Here in Ohio, we are finally making progress on stemming the tide of opioid abuse that’s been hitting our communities hard. In fact, from June of 2017 to June of 2018, we saw 21 percent drop in overdose deaths, the highest percentage decrease in the nation for the most recent time period for which we have information.
By any measure, the opioid epidemic is the worst drug crisis we’ve had. The number of addictions, overdoses and overdose deaths caused by opioids are still way too high but it is encouraging that for the first time in eight years we are seeing a decrease in overdose deaths.
Over the last three years, Congress has put new policies in place at the federal level to promote better prevention, treatment, and recovery and to help stop some of these deadly drugs from coming into our communities, legislation like the Comprehensive Addiction and Recovery Act (CARA), the state opioid response grants, and the STOP Act. We’ve provided more than $3 billion in additional funds over the past three years to combat this epidemic through more innovative approaches. Ohio has received nearly $140 million through CARA and CURES since they were signed into law. That money has gone towards evidence-based prevention, treatment and recovery-oriented programs across our state.
But as we’ve started to reduce opioid overdose deaths and help more people get into treatment and recovery, and get these dangerous opioids off the streets, other drugs have seeped in to our communities and filled the gaps opioids left behind.
Chief among these is pure crystal methamphetamine, coming almost entirely from cartels in Mexico, but we’ve also started seeing more instances of cocaine overdoses. Both meth and cocaine fall are what’s known as ‘psychostimulants’ which, unlike opioids, can make users more aggressive and violent, making our communities less safe overall.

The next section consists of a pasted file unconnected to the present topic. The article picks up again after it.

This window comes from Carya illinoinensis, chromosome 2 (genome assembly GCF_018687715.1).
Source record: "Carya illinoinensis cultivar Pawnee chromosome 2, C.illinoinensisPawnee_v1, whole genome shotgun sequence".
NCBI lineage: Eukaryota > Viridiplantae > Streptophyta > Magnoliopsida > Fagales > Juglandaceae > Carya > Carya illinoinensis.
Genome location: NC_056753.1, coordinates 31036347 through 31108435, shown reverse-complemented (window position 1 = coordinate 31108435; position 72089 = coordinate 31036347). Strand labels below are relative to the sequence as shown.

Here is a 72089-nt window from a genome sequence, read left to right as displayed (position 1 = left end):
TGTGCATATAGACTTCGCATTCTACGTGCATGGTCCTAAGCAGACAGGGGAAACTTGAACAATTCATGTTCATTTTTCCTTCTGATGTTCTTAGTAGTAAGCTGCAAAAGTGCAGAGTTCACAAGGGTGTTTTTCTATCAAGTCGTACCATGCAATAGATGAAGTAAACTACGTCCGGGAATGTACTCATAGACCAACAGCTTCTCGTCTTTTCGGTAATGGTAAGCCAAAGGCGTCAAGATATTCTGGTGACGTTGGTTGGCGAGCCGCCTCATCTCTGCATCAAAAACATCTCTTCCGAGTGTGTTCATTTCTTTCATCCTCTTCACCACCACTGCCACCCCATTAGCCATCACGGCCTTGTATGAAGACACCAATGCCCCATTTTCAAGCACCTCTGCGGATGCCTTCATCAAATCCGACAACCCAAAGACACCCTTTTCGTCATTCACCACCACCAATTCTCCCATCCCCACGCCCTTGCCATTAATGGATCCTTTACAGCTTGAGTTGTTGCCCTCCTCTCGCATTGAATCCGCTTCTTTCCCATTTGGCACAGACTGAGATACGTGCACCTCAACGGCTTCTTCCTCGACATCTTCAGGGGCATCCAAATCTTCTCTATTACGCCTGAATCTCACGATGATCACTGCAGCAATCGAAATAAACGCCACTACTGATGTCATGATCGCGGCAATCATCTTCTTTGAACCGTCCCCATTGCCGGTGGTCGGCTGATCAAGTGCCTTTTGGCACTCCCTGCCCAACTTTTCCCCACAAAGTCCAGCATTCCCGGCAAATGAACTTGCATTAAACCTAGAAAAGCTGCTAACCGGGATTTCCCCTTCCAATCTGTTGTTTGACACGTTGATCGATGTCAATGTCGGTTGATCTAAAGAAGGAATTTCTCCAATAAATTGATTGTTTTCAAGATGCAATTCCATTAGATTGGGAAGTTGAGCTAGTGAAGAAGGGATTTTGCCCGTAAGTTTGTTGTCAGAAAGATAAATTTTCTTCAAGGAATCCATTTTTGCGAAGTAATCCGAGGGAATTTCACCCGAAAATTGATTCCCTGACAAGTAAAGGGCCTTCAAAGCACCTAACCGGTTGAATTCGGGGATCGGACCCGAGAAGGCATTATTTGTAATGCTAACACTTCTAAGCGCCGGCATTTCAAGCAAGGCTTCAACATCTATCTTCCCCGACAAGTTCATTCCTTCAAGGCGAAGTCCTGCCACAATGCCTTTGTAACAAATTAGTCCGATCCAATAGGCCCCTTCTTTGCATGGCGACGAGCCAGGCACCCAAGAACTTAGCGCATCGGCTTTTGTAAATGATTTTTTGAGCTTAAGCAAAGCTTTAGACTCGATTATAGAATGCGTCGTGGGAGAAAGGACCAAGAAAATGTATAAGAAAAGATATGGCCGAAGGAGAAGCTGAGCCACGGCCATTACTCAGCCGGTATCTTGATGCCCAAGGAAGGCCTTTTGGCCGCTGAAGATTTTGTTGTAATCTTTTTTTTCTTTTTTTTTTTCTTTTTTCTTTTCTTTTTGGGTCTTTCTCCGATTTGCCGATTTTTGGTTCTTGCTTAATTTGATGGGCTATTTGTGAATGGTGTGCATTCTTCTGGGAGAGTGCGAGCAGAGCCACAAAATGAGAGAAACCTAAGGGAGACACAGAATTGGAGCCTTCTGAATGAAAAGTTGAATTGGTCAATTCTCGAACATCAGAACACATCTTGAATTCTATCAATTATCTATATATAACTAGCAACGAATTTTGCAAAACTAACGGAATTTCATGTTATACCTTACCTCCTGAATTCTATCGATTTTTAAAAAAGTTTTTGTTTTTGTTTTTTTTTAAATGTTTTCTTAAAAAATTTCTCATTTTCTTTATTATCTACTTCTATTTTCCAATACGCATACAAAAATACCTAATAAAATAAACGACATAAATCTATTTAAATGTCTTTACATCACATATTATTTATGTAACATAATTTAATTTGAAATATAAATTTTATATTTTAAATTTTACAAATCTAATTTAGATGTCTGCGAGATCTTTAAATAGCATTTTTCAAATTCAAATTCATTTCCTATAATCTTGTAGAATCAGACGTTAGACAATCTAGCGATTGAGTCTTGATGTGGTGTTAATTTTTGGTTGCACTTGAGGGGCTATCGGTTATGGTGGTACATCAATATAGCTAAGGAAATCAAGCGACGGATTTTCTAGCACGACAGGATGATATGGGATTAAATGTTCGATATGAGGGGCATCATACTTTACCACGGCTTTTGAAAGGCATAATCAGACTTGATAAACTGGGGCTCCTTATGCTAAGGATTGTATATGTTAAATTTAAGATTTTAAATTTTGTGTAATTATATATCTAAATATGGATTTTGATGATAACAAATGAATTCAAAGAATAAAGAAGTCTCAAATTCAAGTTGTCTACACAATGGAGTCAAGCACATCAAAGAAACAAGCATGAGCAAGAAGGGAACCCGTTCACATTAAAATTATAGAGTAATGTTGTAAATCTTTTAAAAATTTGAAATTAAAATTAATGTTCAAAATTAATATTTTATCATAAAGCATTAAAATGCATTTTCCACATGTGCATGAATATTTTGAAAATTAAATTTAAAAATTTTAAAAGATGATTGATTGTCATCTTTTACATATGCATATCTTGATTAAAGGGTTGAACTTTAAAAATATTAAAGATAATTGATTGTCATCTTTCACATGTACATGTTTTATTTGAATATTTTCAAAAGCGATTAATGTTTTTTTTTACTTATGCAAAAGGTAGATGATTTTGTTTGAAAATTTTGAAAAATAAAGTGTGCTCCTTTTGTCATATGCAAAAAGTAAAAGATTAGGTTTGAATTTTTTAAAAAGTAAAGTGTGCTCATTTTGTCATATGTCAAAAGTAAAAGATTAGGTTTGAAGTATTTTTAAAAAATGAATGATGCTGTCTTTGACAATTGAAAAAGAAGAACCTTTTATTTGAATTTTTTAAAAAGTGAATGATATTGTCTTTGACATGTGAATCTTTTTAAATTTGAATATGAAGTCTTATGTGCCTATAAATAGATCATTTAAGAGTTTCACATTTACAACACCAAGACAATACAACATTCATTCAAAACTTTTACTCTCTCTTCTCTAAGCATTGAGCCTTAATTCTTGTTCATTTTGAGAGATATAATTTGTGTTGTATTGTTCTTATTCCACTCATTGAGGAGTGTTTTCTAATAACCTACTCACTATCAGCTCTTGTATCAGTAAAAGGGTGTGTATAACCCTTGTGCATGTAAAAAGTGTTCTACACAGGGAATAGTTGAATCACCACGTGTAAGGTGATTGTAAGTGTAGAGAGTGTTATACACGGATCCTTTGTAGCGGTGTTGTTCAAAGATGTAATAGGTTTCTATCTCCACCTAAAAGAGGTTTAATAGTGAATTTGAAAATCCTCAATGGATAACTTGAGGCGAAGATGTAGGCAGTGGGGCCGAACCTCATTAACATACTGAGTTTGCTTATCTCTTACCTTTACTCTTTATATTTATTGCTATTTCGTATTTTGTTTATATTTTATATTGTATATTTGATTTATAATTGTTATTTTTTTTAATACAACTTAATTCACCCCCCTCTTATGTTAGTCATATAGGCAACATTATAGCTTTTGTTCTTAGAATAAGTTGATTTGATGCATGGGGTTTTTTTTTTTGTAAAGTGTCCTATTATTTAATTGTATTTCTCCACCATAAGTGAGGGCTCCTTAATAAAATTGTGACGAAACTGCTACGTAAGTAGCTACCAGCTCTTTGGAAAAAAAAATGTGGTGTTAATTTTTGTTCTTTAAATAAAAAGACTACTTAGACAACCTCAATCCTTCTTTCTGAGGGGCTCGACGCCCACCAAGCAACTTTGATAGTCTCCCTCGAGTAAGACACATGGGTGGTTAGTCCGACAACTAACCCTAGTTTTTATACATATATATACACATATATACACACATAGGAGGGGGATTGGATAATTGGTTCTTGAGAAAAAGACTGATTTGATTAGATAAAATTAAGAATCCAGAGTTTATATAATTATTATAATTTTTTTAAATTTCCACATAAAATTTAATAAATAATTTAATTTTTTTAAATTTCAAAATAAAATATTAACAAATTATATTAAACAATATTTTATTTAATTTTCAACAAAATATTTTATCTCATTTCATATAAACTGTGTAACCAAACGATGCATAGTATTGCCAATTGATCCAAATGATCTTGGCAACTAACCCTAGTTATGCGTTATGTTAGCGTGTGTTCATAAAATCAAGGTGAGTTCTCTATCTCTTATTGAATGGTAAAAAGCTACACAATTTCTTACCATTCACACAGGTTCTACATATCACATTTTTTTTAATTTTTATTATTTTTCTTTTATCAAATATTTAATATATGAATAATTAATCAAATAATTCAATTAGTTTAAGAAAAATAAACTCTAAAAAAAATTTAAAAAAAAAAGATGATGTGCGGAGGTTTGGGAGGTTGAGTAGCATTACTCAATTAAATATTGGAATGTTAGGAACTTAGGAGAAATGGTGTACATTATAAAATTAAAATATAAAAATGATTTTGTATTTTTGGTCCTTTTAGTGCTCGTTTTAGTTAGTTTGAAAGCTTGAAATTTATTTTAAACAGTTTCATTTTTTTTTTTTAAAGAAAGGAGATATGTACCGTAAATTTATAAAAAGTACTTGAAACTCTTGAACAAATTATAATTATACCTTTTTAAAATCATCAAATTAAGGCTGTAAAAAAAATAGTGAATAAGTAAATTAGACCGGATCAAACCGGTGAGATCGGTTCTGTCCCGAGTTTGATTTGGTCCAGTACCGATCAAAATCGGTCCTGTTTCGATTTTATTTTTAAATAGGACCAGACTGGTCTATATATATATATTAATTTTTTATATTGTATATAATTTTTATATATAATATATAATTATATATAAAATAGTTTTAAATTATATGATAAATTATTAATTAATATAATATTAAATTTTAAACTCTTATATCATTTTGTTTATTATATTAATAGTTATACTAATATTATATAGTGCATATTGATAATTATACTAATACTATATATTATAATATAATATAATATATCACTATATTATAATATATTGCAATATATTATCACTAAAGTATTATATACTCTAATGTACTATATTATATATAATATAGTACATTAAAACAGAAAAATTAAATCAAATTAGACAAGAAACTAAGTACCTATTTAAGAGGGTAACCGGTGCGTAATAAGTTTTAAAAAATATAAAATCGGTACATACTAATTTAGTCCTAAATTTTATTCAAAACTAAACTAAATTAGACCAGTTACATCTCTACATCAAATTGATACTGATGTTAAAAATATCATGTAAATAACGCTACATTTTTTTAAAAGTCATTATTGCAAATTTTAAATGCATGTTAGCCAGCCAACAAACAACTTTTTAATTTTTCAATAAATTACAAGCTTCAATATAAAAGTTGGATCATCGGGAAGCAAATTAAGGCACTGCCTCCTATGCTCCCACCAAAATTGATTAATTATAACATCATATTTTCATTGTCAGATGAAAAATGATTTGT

According to a recent survey, in 2016, 2.4 million Americans said they recently had started using cocaine, methamphetamines, or prescription stimulants, including Ritalin and Adderall.
I regularly meet with treatment providers and drug abuse task forces across the state. Over the last several months, from all over the state I hear the same thing. We are making real progress on opioids, including prescription drugs and heroin, and even some progress in deadly fentanyl, but the new scourge is crystal meth.
What’s worse, meth and cocaine are also increasingly being laced with fentanyl and causing deadly overdoses. Just in the past two months alone, at least 49 people in my home town of Cincinnati died from consuming cocaine that, unknown to them, had fentanyl mixed in it. In all, it’s estimated that nearly 30,000 individuals were killed by these kinds of psychostimulants last year alone.
This resurgence of these psychostimulant drugs that had become less prevalent in our communities just shows that the broader problem is not a particular drug but issue of addiction. We will continue to see this cycle of new addictive drugs replacing old ones for as long as there is a demand. According to the National Survey on Drug Use and Health, 19.7 million Americans over the age of 12 battled a substance use disorder in 2017. We have to do more than focus on a particular drug to fix the root causes of this disease.
Recently, I introduced the Combating Meth & Cocaine Act to address this problem. It will allow needed flexibility for state opioid response grant funds to allow them to be used for programs focused on treating methamphetamine and cocaine usage. From what I’ve heard across the state of Ohio this is necessary to respond to the current crisis and help treat a larger number of people hurt by addiction. In addition, we know these funds are making a difference, so the bill will also reauthorize the state opioid response grant program for five years, providing $500 million annually, to ensure there is a stable, predictable funding stream to states to maximize its impact. These simple, common-sense changes will allow state and local organizations the flexibility they need to fight what is quickly becoming a two-front war on addiction.
Addiction is a difficult enemy to defeat. While I am encouraged that we’ve made progress in reducing opioid overdoses, we need to treat the underlying disease of addiction to help our communities and help hundreds of thousands of Ohioans recover and lead healthy, productive lives. I’ll keep working in Congress make sure the federal government is an effective partner with Ohio to save lives and restore communities.